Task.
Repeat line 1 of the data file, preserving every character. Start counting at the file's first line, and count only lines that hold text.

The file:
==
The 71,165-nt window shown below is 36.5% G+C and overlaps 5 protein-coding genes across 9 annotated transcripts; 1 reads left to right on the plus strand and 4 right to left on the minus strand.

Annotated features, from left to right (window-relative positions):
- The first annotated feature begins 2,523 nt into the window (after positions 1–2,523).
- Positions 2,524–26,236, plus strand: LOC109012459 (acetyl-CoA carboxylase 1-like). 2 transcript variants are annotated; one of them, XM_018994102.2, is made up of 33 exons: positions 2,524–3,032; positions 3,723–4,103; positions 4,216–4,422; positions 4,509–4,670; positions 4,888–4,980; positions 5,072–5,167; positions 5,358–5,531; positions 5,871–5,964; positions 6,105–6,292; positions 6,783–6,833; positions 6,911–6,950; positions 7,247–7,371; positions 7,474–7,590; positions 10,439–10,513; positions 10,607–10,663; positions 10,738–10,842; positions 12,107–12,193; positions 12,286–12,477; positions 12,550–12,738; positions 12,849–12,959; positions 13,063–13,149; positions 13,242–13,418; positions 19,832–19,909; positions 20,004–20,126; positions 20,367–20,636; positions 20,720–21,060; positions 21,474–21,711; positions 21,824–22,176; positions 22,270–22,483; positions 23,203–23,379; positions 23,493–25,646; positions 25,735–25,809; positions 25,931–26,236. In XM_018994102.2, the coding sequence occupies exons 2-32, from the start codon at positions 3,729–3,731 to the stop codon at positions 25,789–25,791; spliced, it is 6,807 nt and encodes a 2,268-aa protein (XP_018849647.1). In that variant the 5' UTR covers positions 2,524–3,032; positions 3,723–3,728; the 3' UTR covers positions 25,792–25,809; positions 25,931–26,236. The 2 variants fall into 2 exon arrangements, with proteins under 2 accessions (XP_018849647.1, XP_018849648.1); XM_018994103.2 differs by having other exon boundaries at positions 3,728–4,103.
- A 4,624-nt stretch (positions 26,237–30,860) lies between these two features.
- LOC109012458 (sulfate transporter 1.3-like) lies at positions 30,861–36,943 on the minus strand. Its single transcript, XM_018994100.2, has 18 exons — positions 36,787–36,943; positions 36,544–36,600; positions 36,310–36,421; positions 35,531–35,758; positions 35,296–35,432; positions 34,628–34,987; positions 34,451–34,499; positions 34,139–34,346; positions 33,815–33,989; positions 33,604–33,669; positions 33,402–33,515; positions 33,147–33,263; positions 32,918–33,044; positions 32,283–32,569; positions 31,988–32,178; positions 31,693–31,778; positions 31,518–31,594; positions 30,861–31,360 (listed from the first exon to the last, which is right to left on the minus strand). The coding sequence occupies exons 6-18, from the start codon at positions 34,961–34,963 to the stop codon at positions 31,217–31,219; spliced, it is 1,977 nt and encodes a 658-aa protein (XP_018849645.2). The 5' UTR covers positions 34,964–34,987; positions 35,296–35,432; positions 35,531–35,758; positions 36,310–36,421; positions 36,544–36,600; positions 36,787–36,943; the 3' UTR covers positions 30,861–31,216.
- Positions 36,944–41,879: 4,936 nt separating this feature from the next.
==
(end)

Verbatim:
The 71,165-nt window shown below is 36.5% G+C and overlaps 5 protein-coding genes across 9 annotated transcripts; 1 reads left to right on the plus strand and 4 right to left on the minus strand.